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This is the Sacred Valley, known for its fertility and beauty and the magnificence of its archaeological resources. Alvaro prays to the Apus while the rest of us take pictures.

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At the convergence of another river on the opposite side of the Urumbamba the town of Pisac comes into view below precisely spaced and angled walls that terrace the nearly vertical rock faces. How could they have been constructed in the first place and how could they have lasted in earthquake country another 500 years?

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We cross the river and stop to wander through the narrow streets of the ancient market town. I’m drawn in by two little girls in Andean costume cradling a bleating lamb and a puppy.

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In return for the picture I put a sole (about 40 cents) into one of their outstretched hands.

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The bus ascends through a gully behind the town, providing a closer view of the terraces, many still cultivated with corn and potatoes by local farmers whose chickens and cows share the road with us.

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As we get higher, the terraces take the shape of an amphitheatre and are no longer farmed but part of an archaeological preserve.  We walk on a stone path toward a temple fortress overlooking the valleys below and a stone village above.

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A woman in traditional garb insistently offers handicraft merchandise laid out on colorful blanket.  No one is buying so she folds up her wares and walks toward the village.

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The bus heads back down to the river and drives through tiny villages strung along the road.  We pass a supply yard storing great piles of 24 inch pipe that will bring natural gas from the Peruvian Amazon through the Sacred Valley to Qosqo and Lima.  “This will be tremendous for us—cheap energy to fuel economic development.” Says Alvaro.  I think about the melting glaciers above us and the protests in the U.S. against natural gas fracking and the construction of the XL pipeline from Canada to Louisiana.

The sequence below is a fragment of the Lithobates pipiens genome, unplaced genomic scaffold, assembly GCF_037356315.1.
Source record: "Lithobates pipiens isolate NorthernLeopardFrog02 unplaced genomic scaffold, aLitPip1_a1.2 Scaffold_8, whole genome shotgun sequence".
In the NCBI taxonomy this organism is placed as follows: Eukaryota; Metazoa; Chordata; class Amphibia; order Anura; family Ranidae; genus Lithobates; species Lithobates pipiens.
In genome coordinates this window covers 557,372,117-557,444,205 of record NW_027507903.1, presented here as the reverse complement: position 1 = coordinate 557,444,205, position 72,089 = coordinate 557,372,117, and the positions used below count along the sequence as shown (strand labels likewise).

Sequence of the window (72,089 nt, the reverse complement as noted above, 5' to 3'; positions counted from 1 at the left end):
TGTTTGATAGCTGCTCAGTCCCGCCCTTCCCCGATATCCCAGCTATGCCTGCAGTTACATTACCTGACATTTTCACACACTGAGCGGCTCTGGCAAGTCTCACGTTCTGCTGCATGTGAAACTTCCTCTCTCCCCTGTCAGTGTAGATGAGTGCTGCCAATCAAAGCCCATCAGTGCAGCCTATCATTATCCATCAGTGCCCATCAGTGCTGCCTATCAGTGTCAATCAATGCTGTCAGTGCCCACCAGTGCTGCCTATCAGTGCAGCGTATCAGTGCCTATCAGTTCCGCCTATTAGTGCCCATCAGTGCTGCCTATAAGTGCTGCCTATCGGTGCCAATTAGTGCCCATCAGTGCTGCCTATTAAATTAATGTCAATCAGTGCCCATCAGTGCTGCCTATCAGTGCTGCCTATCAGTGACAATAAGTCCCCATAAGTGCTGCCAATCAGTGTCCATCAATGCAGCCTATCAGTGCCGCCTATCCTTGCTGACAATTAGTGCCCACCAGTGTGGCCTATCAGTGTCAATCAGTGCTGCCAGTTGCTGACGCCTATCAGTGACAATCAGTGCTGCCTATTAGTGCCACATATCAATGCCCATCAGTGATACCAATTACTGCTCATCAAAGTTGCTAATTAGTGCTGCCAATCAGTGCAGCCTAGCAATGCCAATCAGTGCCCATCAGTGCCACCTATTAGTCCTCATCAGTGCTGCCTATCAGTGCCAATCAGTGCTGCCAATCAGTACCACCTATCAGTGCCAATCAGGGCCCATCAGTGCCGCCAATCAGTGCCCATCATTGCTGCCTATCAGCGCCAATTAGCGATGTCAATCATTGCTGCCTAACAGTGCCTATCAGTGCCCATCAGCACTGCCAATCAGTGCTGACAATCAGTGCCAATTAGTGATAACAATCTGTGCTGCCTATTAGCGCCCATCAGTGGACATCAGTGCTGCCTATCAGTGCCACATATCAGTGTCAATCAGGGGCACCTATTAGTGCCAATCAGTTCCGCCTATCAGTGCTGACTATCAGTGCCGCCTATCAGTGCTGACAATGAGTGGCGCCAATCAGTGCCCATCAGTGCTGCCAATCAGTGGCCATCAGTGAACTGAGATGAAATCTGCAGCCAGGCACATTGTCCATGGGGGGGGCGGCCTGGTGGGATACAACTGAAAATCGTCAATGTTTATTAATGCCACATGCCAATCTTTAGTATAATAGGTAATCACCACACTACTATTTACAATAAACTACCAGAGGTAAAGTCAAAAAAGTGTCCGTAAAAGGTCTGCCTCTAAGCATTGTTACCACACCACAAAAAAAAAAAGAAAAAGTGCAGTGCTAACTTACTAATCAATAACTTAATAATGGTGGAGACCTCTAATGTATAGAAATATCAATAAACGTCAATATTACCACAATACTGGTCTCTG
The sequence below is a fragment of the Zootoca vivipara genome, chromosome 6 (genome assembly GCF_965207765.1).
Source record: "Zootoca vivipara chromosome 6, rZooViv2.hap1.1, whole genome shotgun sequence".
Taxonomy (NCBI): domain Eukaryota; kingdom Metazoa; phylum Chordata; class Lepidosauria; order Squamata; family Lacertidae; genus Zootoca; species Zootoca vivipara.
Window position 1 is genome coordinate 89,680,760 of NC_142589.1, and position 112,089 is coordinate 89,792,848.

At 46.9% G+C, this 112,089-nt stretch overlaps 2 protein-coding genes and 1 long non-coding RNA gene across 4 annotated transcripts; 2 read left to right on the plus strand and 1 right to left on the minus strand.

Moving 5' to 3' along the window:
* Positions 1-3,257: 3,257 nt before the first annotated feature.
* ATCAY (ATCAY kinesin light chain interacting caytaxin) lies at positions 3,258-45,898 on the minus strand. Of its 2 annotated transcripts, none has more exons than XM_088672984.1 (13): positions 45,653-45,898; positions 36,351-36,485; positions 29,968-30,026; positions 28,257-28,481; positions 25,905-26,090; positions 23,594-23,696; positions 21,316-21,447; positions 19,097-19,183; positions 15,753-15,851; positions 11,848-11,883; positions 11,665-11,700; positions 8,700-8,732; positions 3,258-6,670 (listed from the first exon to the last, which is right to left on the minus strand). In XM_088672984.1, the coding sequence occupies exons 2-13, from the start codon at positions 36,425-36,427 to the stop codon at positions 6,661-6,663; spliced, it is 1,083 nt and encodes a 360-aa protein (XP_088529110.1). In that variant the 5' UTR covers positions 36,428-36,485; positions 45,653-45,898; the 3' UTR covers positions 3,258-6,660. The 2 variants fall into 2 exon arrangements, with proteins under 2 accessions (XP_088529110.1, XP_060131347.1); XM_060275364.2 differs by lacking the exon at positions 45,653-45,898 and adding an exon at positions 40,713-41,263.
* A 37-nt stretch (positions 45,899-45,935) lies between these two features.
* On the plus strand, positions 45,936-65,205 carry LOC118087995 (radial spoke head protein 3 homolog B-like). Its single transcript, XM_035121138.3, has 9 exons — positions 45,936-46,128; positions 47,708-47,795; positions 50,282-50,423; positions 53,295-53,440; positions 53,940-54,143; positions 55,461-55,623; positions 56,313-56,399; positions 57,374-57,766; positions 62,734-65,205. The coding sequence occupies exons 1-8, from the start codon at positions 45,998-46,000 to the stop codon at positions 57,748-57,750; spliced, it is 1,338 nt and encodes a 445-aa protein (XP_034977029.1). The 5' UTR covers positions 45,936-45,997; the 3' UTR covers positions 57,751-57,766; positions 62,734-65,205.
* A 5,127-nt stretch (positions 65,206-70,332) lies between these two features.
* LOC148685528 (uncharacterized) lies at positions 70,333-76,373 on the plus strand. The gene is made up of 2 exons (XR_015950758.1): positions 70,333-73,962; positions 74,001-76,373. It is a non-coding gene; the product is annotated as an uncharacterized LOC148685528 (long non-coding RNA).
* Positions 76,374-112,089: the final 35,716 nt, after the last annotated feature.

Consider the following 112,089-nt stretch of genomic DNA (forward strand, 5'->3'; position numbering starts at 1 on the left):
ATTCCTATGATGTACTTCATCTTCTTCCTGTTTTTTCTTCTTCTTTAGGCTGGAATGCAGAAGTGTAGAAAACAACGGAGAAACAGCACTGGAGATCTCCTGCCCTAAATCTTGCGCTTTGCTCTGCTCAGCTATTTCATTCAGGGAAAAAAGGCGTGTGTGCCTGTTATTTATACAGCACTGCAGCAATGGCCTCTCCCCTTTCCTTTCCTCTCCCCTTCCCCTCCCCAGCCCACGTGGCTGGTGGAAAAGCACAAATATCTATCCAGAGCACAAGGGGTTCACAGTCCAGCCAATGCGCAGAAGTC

In the town of Urubamba, the bus turns off the main road down a bumpy little lane and comes to a halt at a mud puddle. To reach our lodgings we walk over a stone wall, through a wet potato field, and past a new adobe gateway, accompanied by the sound of the rushing river below.

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Just past a tree full of ripe papayas, the Urubamba Villa sign comes into view.

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A massive portal opens on a beautiful prospect: immaculate lawns, flowery rock gardens buzzing with hummingbirds and butterflies, fountains and ponds surrounded by a portico supported by peeled timbers secured to beams with braided rawhide lashings.

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At the center of the garden stands a circular sanctuary topped by a high dome.

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For two nights, this is to be the base camp for our approach to Machu Picchu.

Slideshow of these and more full-size photos

Link to Day 4